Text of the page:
DuckTales Review

Check out if this classic game is still worth your time two decades after its release.

By Matthew Tidman. Posted 12/01/2010 14:00 1 Comment     ShareThis
The Final Grade
grade/score info
1-Up Mushroom for...
Excellent gameplay, fantastic music, feels like the cartoon series
Poison Mushroom for...
Short length, difficulty of finding it, some annoying sound effects

While Disney Epic Mickey looks to bring Disney out of its gaming slump of nothing truly memorable for many years, there was a time when almost any game with a Disney license was considered to be a great purchase. Whether it was Chip ‘n Dale Rescue Rangers or Disney’s Magical Quest Starring Mickey Mouse, there was a period of time from the end of the ’80s to the middle of the ’90s where a game featuring one of the Disney Afternoon mainstays was pretty much guaranteed to be a winning pick for the parent of a child who like to play their Nintendo. DuckTales is another one of these success stories, prompting many gamers to have fond memories of the game even two decades after it was released.

What makes the game stand out from the crowd? There are a number of reasons, the biggest of which is that it effectively extended the enjoyment of the hit cartoon series into an interactive game. Scrooge, never one to turn down the hunt for treasure, sets out to find five of the world’s greatest treasures and cement his place as the richest duck in the world. He journeys to the dark mines of Africa, the lush jungle of the Amazon, the snow-covered mountains of the Himalayas, the spooky castle of Transylvania, and eventually to the moon itself in order to find the treasures. In Mega Man fashion (an easy connection to make since the game was developed by Capcom and had many of the same programmers on staff) Scrooge can take on these levels in any order he wishes. Having trouble with the snow of the Himalayas? Maybe it’s time to take on the Moon instead. The game lets you choose your path to find all the treasures… including a couple of secret treasures.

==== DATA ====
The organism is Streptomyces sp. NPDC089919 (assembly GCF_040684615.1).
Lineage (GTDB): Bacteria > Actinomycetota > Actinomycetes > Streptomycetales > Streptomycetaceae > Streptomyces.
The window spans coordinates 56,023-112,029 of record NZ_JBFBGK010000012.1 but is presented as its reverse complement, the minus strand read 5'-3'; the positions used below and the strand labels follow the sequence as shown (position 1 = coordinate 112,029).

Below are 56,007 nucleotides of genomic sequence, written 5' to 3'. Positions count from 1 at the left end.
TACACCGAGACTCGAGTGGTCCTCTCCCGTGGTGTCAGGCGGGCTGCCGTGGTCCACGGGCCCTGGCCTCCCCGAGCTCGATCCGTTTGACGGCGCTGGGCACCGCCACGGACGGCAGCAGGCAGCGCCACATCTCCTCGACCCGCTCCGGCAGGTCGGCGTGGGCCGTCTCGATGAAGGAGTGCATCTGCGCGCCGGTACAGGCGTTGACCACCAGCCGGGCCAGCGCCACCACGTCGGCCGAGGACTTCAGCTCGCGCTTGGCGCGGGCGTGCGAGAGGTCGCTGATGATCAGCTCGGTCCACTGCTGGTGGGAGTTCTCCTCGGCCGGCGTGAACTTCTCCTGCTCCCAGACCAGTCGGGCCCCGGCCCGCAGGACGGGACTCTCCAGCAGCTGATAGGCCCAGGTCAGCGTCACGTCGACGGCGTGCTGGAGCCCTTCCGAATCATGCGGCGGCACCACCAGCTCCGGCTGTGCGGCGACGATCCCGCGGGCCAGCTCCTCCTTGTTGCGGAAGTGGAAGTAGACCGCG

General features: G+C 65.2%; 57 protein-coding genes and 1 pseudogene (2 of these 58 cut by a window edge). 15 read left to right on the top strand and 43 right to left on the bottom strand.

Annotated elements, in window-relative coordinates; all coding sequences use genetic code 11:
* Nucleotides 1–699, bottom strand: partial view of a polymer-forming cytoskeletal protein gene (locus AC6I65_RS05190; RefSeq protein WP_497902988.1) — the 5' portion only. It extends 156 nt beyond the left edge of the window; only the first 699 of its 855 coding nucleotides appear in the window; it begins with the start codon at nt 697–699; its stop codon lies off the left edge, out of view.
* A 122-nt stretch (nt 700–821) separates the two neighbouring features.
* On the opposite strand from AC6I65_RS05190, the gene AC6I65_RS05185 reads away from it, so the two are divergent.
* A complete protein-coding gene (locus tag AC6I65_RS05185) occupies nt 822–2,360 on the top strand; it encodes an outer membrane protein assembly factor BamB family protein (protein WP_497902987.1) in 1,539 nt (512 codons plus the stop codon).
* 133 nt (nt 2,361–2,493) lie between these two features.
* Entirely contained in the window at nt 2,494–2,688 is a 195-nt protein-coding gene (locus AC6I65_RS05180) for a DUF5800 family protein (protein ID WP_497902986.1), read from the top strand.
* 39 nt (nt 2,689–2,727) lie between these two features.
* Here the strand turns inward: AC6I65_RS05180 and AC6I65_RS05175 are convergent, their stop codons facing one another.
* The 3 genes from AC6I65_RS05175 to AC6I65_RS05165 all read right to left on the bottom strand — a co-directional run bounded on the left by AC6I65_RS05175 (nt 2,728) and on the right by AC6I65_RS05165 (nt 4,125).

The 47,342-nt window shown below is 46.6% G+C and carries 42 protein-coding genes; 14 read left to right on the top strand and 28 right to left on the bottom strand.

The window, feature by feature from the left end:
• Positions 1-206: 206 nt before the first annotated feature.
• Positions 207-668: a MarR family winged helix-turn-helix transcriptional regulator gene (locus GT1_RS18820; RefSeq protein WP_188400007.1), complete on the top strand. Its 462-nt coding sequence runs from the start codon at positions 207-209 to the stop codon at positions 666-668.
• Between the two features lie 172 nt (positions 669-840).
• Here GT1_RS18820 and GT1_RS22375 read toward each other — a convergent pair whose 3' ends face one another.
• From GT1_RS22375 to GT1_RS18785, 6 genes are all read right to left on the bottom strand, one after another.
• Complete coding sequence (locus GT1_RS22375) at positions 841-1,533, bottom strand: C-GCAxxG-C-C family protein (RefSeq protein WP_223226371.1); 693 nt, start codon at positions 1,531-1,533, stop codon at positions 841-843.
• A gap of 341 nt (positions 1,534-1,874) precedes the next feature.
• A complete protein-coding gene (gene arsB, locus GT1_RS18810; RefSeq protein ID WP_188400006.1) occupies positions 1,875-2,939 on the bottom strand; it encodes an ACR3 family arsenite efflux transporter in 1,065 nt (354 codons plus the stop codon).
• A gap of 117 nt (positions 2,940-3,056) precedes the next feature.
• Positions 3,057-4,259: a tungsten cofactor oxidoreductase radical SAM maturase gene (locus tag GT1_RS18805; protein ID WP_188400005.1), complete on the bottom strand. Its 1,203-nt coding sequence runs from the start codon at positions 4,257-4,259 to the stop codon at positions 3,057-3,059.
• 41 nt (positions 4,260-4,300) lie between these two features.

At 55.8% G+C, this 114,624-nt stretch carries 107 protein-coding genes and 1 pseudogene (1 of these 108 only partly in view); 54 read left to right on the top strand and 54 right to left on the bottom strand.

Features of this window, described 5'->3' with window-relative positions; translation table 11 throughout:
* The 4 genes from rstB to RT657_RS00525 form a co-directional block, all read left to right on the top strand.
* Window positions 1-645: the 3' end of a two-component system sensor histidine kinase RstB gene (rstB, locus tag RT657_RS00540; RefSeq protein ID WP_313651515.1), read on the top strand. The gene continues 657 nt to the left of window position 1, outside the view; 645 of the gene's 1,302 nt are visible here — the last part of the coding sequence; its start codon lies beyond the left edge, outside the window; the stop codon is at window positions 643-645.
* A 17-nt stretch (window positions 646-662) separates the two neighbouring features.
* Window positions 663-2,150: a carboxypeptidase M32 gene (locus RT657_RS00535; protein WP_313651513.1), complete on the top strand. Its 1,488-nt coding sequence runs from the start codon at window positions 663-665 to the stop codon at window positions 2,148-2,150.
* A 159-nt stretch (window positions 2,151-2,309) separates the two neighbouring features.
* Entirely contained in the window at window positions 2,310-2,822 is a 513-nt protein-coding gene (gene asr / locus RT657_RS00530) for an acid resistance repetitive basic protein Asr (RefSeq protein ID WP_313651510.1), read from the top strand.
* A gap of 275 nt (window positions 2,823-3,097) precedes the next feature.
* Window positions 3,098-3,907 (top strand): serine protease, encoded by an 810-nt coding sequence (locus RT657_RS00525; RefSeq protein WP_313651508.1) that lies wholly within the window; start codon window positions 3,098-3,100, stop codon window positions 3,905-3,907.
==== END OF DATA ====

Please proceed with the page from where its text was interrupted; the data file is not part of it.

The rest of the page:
While the game has very little story, the gameplay is where it really shines. Players have to get Scrooge through the various levels collecting as much treasure as possible with only his cane as a weapon. Enemies from bats to martians to Beagle Boys try to waylay Scrooge and his only option is to use his cane to bounce on their heads… or use a golf swing to strike them with a rock or other piece of the scenery. It’s a very flexible system and one that does not get tiresome throughout the whole game. Of course, part of the reason for this is that the game is short. In a recent playthrough of the game, I was able to beat it in under an hour and some speed runners have managed to get the game down to under 10 minutes. However, you can probably find the game at a vintage game store for less than $10, and the game is so fun you’ll probably want to play it over and over again.

The environments in DuckTales are varied and look great for an NES game. Whether it’s the lush jungle or the dank interior of the Transylvanian castle, every level really stands out and feels unique. This feeling is added to thanks to the amazing soundtrack. The Moon theme in particular will have you humming along as you play because it is one of the catchiest pieces of music ever composed for a NES game. The sound effect of dying enemies is enjoyable at first, but it can drag after hearing it for the hundredth time.

DuckTales is one of the best games ever released for the NES, and it earns that distinction even though it’s a licensed game. Unfortunately it’s this very license that makes it unlikely we’ll ever see the game for download on Virtual Console. If you’re in a vintage game shop and have never given the game a spin, it’s time to plunk down the cash to pick it up. It’s well worth it.

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